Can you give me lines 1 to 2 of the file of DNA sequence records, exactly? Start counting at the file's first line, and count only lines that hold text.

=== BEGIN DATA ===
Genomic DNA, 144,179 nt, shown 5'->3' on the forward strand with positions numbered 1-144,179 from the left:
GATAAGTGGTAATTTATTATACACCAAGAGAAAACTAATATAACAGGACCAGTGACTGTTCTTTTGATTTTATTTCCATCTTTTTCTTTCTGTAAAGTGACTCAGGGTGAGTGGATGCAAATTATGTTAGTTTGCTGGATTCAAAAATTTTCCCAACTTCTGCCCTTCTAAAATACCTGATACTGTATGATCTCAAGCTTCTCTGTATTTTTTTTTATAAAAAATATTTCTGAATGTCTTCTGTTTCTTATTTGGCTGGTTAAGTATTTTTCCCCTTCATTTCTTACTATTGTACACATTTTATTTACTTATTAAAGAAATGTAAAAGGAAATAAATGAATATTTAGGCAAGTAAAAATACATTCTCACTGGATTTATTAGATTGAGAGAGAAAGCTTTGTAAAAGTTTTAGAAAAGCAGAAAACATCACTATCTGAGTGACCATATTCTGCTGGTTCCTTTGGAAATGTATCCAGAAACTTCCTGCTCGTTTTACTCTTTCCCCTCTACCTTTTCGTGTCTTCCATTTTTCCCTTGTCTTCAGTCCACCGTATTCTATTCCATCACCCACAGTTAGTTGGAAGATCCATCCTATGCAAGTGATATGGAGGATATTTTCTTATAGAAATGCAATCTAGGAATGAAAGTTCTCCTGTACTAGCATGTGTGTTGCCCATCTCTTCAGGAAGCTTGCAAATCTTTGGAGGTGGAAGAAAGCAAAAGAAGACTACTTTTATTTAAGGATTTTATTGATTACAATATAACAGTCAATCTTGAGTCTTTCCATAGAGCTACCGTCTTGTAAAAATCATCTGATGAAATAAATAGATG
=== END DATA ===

Genomic DNA, 144,179 nt, shown 5'->3' on the forward strand with positions numbered 1-144,179 from the left:
GATAAGTGGTAATTTATTATACACCAAGAGAAAACTAATATAACAGGACCAGTGACTGTTCTTTTGATTTTATTTCCATCTTTTTCTTTCTGTAAAGTGACTCAGGGTGAGTGGATGCAAATTATGTTAGTTTGCTGGATTCAAAAATTTTCCCAACTTCTGCCCTTCTAAAATACCTGATACTGTATGATCTCAAGCTTCTCTGTATTTTTTTTTATAAAAAATATTTCTGAATGTCTTCTGTTTCTTATTTGGCTGGTTAAGTATTTTTCCCCTTCATTTCTTACTATTGTACACATTTTATTTACTTATTAAAGAAATGTAAAAGGAAATAAATGAATATTTAGGCAAGTAAAAATACATTCTCACTGGATTTATTAGATTGAGAGAGAAAGCTTTGTAAAAGTTTTAGAAAAGCAGAAAACATCACTATCTGAGTGACCATATTCTGCTGGTTCCTTTGGAAATGTATCCAGAAACTTCCTGCTCGTTTTACTCTTTCCCCTCTACCTTTTCGTGTCTTCCATTTTTCCCTTGTCTTCAGTCCACCGTATTCTATTCCATCACCCACAGTTAGTTGGAAGATCCATCCTATGCAAGTGATATGGAGGATATTTTCTTATAGAAATGCAATCTAGGAATGAAAGTTCTCCTGTACTAGCATGTGTGTTGCCCATCTCTTCAGGAAGCTTGCAAATCTTTGGAGGTGGAAGAAAGCAAAAGAAGACTACTTTTATTTAAGGATTTTATTGATTACAATATAACAGTCAATCTTGAGTCTTTCCATAGAGCTACCGTCTTGTAAAAATCATCTGATGAAATAAATAGATG